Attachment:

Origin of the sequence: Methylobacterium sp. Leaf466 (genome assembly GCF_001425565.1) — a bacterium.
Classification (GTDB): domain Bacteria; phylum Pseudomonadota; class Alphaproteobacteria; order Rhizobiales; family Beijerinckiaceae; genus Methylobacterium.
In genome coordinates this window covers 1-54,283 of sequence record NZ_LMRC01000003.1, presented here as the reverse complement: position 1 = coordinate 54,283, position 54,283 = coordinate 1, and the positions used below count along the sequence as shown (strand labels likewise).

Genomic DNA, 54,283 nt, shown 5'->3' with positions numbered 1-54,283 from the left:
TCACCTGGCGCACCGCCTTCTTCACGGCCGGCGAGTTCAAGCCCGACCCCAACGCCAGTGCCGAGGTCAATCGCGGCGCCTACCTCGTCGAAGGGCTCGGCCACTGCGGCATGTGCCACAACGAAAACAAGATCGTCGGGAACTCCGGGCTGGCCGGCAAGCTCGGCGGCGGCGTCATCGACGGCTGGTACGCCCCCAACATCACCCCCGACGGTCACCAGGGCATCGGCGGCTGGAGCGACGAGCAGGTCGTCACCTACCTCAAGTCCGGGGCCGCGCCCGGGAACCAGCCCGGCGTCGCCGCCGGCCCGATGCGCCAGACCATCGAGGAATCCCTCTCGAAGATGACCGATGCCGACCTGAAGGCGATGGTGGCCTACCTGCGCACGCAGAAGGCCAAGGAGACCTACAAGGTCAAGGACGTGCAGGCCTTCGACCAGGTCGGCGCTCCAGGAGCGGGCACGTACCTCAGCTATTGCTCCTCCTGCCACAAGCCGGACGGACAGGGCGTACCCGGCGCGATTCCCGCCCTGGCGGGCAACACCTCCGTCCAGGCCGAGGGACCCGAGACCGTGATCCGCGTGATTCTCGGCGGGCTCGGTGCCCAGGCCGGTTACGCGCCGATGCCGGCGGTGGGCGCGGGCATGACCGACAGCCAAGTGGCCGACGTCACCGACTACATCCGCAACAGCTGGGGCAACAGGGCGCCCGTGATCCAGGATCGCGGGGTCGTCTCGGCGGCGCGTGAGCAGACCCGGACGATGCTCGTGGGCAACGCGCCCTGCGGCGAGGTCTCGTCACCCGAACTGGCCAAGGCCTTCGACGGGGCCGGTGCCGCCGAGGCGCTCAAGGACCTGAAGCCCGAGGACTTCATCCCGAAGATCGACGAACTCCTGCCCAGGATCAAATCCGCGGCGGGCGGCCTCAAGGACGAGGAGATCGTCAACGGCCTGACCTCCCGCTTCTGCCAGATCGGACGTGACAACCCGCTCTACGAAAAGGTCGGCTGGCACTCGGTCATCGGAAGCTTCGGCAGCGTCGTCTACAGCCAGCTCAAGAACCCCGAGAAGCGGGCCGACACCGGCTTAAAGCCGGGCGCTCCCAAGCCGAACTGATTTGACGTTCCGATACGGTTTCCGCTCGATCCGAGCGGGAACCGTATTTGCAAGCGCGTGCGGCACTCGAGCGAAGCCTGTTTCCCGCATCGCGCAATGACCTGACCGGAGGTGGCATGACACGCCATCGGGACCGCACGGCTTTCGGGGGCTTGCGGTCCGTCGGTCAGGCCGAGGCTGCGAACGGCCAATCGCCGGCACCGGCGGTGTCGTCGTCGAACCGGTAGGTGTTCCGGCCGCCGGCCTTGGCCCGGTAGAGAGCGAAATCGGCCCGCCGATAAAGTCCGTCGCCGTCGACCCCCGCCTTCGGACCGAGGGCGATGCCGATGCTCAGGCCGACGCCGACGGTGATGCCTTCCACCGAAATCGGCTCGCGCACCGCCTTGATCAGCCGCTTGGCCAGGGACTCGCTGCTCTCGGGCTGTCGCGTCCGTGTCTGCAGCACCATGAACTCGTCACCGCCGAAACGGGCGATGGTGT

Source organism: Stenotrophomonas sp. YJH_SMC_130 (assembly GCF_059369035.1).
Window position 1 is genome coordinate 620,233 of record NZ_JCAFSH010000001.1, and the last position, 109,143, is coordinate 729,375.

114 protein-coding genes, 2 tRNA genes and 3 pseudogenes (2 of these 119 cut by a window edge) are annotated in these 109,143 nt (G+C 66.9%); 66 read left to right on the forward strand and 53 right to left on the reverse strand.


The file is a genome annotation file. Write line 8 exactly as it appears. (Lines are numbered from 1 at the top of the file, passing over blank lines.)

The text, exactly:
114 protein-coding genes, 2 tRNA genes and 3 pseudogenes (2 of these 119 cut by a window edge) are annotated in these 109,143 nt (G+C 66.9%); 66 read left to right on the forward strand and 53 right to left on the reverse strand.